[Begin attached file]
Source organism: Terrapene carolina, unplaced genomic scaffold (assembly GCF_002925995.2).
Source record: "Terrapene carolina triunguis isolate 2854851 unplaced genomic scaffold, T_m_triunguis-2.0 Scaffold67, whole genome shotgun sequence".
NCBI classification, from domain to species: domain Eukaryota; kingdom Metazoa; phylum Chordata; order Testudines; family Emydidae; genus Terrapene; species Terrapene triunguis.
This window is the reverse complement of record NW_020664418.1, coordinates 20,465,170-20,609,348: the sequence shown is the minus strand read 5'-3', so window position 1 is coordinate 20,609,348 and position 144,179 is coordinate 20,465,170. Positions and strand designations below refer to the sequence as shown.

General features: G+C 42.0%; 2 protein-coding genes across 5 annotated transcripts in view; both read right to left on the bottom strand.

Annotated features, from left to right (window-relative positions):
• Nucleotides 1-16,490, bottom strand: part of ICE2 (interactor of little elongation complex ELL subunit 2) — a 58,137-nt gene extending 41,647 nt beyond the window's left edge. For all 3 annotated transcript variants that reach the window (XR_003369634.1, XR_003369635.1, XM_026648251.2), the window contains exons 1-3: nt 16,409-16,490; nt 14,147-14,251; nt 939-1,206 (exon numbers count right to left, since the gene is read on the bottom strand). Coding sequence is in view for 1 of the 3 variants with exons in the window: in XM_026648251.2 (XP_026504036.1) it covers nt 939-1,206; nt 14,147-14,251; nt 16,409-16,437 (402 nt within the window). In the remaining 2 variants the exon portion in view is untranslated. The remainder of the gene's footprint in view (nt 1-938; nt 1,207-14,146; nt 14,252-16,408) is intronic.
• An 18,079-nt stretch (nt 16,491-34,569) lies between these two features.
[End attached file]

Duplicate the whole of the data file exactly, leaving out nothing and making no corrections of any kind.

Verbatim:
Source organism: Terrapene carolina, unplaced genomic scaffold (assembly GCF_002925995.2).
Source record: "Terrapene carolina triunguis isolate 2854851 unplaced genomic scaffold, T_m_triunguis-2.0 Scaffold67, whole genome shotgun sequence".
NCBI classification, from domain to species: domain Eukaryota; kingdom Metazoa; phylum Chordata; order Testudines; family Emydidae; genus Terrapene; species Terrapene triunguis.
This window is the reverse complement of record NW_020664418.1, coordinates 20,465,170-20,609,348: the sequence shown is the minus strand read 5'-3', so window position 1 is coordinate 20,609,348 and position 144,179 is coordinate 20,465,170. Positions and strand designations below refer to the sequence as shown.

General features: G+C 42.0%; 2 protein-coding genes across 5 annotated transcripts in view; both read right to left on the bottom strand.

Annotated features, from left to right (window-relative positions):
• Nucleotides 1-16,490, bottom strand: part of ICE2 (interactor of little elongation complex ELL subunit 2) — a 58,137-nt gene extending 41,647 nt beyond the window's left edge. For all 3 annotated transcript variants that reach the window (XR_003369634.1, XR_003369635.1, XM_026648251.2), the window contains exons 1-3: nt 16,409-16,490; nt 14,147-14,251; nt 939-1,206 (exon numbers count right to left, since the gene is read on the bottom strand). Coding sequence is in view for 1 of the 3 variants with exons in the window: in XM_026648251.2 (XP_026504036.1) it covers nt 939-1,206; nt 14,147-14,251; nt 16,409-16,437 (402 nt within the window). In the remaining 2 variants the exon portion in view is untranslated. The remainder of the gene's footprint in view (nt 1-938; nt 1,207-14,146; nt 14,252-16,408) is intronic.
• An 18,079-nt stretch (nt 16,491-34,569) lies between these two features.